Since Christmas, Bob had regularly kept in touch with my family and me. He had been invited to come for an evening meal whenever he was off duty. He continued to visit us after he had been moved to Magdala Road, Nottingham, and also later when he had been moved to Derby he would journey over on the bus.

Bob and I would sometimes arrange to meet in Nottingham or Derby and visit a cinema or the theatre. I remember that we saw the play "The House on the Bridge" on one occasion. Bob and a number of the members of his unit won tickets to the Christmas pantomime at the Theatre Royal. One of the ATS girls could not go so Bob bought her ticket so that I could see the panto with Bob and all his friends. However, it was Christmas Day and I was working, so I had to rush home to change before leaving to meet Bob at the theatre.

On May 31st 1943 Eva gave birth to Roger (Roger Gordon Patrick Stones), her first child, in a nursing home in West Bridgeford. I cycled there from work to see the baby and to take some chocolates for Eva. Later, when Eva had returned to their home in Wollaton, I was able to visit and take Roger out in his pram. One of my favourite walks was to the canal where I could see the boats pass by. Paths led through a marshy area and I remember seeing masses of tall reeds.

I spent little time at home and I wonder if I should have kept Mum company more. But I had become rather independent and this may have been because of my schooldays at West Bridgeford and I was what was later called a 'latchkey kid'.

In early spring 1944 Bob arrived at 12 Roland Avenue dressed in his shabby work uniform. His hand was bandaged from an accident and his face had patches of blue antiseptic dye because he had caught impetigo. The car that had taken him to Ruddington Army Medical Unit had broken down and he was making his way back to Magdala Road. He was given leave and went home to his parents at Watford to recover. While he was there a medical officer wrongly diagnosed diphtheria and put him in an isolation hospital! It was three weeks before I next saw him and he was fit again. The isolation was very strict, even our letters were 'ovened'.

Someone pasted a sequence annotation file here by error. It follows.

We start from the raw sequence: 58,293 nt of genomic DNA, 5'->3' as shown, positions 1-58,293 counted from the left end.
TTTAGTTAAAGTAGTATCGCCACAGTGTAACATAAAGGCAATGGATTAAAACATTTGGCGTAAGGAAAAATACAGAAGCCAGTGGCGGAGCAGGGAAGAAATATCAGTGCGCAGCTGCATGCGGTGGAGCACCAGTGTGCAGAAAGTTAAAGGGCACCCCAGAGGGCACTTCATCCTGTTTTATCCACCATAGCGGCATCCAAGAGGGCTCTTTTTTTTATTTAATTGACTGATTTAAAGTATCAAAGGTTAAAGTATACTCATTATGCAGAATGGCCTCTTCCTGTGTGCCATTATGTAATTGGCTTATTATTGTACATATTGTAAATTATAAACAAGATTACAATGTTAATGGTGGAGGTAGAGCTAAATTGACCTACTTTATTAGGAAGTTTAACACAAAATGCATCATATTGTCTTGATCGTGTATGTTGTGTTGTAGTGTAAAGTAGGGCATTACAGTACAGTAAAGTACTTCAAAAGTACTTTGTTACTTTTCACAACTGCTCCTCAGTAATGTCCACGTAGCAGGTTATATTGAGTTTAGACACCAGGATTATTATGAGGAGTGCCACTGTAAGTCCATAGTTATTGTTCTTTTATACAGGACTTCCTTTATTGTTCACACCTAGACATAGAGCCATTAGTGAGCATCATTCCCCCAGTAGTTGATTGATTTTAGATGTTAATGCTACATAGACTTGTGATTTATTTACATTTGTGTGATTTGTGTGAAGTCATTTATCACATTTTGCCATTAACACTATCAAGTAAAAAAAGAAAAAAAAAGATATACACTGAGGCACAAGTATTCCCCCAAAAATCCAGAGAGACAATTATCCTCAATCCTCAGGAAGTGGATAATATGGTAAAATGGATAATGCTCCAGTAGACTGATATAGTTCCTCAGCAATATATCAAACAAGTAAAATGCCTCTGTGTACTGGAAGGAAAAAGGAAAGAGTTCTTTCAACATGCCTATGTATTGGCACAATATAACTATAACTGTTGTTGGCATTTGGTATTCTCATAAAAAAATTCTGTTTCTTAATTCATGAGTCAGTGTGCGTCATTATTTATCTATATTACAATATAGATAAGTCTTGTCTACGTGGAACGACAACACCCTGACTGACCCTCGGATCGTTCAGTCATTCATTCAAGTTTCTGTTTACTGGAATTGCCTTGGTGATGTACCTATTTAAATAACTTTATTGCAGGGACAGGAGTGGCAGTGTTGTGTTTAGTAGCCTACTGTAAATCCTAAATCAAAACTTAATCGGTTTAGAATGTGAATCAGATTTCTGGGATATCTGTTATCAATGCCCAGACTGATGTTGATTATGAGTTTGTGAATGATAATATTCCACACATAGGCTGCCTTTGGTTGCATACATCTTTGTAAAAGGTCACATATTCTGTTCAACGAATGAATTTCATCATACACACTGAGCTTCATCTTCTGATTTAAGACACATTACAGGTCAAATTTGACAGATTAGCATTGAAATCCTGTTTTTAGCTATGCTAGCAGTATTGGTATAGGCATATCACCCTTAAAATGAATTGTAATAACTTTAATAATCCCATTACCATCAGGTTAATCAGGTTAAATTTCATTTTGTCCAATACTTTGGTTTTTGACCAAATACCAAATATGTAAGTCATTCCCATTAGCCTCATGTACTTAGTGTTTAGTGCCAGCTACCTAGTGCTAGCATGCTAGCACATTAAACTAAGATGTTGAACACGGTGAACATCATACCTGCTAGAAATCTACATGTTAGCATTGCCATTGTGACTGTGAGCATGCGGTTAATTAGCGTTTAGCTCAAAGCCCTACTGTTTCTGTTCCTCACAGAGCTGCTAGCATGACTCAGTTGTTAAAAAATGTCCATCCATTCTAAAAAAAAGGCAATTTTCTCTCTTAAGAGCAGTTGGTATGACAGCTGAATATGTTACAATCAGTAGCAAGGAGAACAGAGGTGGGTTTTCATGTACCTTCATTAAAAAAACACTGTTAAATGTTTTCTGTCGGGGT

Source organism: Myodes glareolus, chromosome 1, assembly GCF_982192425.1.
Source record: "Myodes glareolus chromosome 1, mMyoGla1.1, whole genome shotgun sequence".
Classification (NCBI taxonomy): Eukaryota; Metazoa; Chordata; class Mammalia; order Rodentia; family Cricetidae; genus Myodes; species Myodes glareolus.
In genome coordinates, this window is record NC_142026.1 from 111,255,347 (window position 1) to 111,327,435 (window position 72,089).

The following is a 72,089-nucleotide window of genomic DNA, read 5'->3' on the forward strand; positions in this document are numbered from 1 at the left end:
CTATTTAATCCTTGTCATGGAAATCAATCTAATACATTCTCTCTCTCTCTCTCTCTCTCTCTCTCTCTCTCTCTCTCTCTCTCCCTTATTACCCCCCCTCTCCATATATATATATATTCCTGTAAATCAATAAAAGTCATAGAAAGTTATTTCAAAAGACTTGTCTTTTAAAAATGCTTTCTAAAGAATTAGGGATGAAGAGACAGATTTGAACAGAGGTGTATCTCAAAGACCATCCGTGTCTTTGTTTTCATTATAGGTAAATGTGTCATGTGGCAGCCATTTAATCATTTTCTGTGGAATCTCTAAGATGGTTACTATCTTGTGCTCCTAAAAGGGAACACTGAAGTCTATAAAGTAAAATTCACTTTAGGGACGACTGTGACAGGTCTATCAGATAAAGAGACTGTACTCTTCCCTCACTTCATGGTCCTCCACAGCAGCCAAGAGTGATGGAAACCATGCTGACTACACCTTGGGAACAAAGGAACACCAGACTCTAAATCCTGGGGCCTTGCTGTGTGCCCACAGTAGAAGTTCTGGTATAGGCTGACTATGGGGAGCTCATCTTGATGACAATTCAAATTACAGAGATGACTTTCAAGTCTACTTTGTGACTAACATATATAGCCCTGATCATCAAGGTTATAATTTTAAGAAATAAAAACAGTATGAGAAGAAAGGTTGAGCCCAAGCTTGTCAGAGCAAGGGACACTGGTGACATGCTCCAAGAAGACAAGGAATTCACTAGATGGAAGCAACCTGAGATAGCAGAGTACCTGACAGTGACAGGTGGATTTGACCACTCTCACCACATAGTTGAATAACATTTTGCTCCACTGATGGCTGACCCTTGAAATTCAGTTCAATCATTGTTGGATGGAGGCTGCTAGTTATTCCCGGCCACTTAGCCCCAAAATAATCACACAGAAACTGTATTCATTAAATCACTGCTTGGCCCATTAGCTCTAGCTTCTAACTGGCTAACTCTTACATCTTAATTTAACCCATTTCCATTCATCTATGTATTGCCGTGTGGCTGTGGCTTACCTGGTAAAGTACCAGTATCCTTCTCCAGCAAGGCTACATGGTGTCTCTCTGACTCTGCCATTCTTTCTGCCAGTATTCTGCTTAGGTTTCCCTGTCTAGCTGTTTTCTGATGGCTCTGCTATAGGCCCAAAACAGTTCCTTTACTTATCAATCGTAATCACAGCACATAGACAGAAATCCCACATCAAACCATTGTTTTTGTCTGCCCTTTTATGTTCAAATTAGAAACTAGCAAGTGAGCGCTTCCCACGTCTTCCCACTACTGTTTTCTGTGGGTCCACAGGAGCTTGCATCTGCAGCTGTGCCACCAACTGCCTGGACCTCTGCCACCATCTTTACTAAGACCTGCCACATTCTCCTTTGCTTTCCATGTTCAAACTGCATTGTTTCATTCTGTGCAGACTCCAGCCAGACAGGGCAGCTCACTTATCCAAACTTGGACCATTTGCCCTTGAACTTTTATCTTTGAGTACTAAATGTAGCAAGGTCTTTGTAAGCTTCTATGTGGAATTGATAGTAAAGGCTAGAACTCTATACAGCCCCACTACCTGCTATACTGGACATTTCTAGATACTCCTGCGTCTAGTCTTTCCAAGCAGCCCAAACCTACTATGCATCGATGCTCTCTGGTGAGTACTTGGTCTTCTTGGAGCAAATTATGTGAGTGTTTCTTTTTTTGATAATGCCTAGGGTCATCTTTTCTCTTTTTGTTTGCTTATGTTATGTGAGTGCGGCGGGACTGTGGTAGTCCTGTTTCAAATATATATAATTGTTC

On Mothering Sunday 1944 I helped prepare bunches of flowers for the children to give to their mums at the church service. One of the little girls there had German measles and soon most of the children and some of the adults also had it - I caught it too! This was scary because Eva was expecting her second child, and she had never had German measles. Eva did not catch it and her second son Martin was safely born on the 21st May 1944. By then I was declared free of infection and I was able to help look after Roger for her.

I always liked Eva's company, and I spent lots of time at her home in Woollaton. It was fun to wash, dress and play with the children. We all enjoyed it when Bob, who had by now moved to Derby, came to Woollaton on the Derby to Nottingham bus to join us. In June 1944 Bob and I were with Eva and the boys, when Leonard came home on leave. He was with an Anti Aircraft Battery in Southern England and he told us that he had seen flying bombs and had fired their guns at them. These were the first of the V-1 'doodlebugs'.